October 11, 2023

# Purdue researchers, IBM perform perturbation theory method on quantum computer

Professor Sabre Kais (image provided)

A recent study, led by Sabre Kais, Distinguished Professor of Chemistry and professor of electrical and computer engineering at Purdue University, and IBM’s Barbara Jones, used a quantum computer to perform chemical calculations via perturbation theory. The science could potentially be used to solve quantum mechanics problems on a larger scale using perturbation theory.

**Article Title**

Toward perturbation theory methods on a quantum computer

**Author(s)**

Barbara Jones, IBM Quantum

Sabre Kais, director, Center for Quantum Technologies; Distinguished Professor, Chemistry; professor, Electrical and Computer Engineering

Junxu Li, graduate student, Physics

**Journal**

Science Advances, 2023

**Full Article**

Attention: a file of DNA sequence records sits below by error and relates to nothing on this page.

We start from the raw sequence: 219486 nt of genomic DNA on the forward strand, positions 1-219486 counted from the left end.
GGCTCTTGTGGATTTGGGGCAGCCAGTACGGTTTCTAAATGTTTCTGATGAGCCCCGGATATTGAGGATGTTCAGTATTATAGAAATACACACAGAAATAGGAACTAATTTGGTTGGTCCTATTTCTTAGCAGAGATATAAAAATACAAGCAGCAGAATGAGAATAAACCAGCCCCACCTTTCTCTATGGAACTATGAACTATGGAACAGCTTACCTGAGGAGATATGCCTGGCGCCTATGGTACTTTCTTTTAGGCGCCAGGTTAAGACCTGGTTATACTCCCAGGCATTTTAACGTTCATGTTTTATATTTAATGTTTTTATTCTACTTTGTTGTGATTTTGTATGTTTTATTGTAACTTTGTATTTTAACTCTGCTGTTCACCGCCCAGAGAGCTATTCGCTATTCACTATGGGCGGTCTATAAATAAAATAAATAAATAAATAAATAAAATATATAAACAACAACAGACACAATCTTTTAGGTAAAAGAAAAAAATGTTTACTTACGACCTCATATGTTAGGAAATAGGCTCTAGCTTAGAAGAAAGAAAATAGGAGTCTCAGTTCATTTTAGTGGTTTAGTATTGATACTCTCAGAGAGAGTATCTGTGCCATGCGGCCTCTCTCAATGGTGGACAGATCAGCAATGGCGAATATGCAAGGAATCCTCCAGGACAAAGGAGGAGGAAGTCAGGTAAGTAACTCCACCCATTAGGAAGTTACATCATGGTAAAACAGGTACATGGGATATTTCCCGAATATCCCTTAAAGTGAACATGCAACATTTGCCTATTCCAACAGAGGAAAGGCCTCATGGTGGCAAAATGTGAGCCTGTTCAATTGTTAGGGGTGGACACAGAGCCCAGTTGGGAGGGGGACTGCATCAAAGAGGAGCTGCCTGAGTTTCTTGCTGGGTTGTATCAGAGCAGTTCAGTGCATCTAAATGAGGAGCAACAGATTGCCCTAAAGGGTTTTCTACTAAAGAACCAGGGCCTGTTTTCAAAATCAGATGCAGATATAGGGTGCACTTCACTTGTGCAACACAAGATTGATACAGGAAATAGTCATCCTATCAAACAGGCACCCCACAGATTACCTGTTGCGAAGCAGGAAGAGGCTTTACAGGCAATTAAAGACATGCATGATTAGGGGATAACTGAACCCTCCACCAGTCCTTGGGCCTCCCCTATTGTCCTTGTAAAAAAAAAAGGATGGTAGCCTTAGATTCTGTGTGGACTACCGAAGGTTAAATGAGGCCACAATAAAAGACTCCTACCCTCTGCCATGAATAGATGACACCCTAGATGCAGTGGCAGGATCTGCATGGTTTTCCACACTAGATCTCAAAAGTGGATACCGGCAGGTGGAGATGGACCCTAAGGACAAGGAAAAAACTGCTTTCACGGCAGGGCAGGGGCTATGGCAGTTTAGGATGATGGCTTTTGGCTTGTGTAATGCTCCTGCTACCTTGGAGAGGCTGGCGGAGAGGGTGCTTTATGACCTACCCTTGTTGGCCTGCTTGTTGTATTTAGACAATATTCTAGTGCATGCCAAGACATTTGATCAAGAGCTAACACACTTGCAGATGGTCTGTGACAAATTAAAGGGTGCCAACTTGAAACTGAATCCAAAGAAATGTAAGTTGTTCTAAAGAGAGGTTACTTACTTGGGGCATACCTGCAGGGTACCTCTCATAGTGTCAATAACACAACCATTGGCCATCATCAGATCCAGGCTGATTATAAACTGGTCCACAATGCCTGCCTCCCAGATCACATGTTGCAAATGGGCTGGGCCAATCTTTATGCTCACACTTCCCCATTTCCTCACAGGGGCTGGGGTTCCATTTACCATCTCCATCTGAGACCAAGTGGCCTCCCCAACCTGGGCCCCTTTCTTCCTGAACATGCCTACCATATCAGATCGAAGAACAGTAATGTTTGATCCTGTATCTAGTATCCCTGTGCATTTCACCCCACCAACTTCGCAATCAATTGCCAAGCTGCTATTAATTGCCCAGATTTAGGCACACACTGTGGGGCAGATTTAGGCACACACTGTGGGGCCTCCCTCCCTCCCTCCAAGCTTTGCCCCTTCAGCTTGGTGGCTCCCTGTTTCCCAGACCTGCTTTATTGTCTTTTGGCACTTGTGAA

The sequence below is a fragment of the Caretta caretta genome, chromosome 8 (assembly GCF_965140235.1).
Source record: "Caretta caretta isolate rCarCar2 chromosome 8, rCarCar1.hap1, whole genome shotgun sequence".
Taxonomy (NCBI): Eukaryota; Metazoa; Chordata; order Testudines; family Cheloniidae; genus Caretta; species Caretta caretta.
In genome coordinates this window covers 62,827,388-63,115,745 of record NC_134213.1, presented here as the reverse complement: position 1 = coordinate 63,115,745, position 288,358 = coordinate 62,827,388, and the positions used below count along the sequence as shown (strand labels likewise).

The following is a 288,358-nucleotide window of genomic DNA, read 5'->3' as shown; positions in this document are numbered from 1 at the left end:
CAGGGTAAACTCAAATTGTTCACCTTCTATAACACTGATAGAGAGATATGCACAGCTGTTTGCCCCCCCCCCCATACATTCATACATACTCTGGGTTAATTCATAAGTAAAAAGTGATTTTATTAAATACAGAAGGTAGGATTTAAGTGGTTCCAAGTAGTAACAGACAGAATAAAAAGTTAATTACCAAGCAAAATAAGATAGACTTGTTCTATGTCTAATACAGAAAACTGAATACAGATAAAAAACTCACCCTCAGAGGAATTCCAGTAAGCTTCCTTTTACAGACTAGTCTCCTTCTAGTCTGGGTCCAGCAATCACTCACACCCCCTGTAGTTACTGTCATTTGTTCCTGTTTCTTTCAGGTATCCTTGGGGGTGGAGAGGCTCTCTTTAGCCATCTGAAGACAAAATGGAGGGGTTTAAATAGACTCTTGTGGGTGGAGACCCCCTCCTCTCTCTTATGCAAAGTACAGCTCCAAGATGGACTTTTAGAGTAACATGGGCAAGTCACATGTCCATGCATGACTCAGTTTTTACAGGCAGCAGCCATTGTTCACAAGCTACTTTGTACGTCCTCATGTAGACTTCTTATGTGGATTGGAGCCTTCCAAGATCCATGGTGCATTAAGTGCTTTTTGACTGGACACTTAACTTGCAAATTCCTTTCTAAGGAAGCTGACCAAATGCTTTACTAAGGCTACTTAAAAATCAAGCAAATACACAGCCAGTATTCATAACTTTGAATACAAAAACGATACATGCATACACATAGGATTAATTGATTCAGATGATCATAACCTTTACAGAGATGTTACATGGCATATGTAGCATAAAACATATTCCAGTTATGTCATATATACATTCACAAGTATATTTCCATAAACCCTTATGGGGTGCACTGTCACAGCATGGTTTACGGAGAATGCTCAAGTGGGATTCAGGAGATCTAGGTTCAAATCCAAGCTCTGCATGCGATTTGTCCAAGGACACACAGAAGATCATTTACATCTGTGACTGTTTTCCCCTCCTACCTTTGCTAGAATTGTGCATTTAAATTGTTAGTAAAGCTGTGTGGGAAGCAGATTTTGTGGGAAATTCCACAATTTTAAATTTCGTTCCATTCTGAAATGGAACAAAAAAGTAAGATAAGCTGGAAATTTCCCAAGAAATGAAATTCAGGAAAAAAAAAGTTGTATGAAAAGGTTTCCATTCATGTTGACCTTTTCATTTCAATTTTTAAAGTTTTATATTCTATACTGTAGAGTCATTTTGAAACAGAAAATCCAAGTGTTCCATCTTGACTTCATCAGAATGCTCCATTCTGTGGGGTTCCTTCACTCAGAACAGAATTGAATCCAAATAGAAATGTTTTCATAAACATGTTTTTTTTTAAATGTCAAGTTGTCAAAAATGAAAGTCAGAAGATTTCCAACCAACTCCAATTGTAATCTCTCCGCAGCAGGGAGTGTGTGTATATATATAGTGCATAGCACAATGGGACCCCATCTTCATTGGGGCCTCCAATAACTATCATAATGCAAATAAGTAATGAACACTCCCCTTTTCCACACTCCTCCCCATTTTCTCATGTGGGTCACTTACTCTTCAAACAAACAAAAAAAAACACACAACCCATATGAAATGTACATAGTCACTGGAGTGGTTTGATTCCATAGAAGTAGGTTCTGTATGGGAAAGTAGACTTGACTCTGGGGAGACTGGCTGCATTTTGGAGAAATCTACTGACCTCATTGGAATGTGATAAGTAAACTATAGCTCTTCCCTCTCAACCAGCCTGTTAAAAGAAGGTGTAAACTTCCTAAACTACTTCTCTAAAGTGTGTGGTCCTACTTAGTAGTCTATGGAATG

https://www.science.org/doi/10.1126/sciadv.adg4576

**Article Summary**

The Schrodinger equation, a generalization of the classical Newton’s equation of motion, is the fundamental equation of quantum mechanics that describes the world around us, particularly the structure and dynamics of molecules and materials. This equation can be solved exactly only for small molecular systems. With the current largest supercomputer, we can obtain an exact electronic structure of molecules with only 24 electrons. This limits us from obtaining accurate descriptions of possible outcomes of chemical reactions. However, quantum computing is widely expected to solve valuable problems that today’s computers cannot.

Perturbation theory is a useful systematic mathematical method to obtain an approximate solution to such an equation. It has been one of the most used methods for chemical calculations for over 50 years. With the recent advances in quantum computing algorithms, the question is how to implement perturbation methods on quantum devices.

In this study, led by Sabre Kais at Purdue University and Barbara Joes at IBM, researchers presented, for the first time, a general quantum circuit performing perturbation calculations and implemented the method on IBM’s quantum hardware.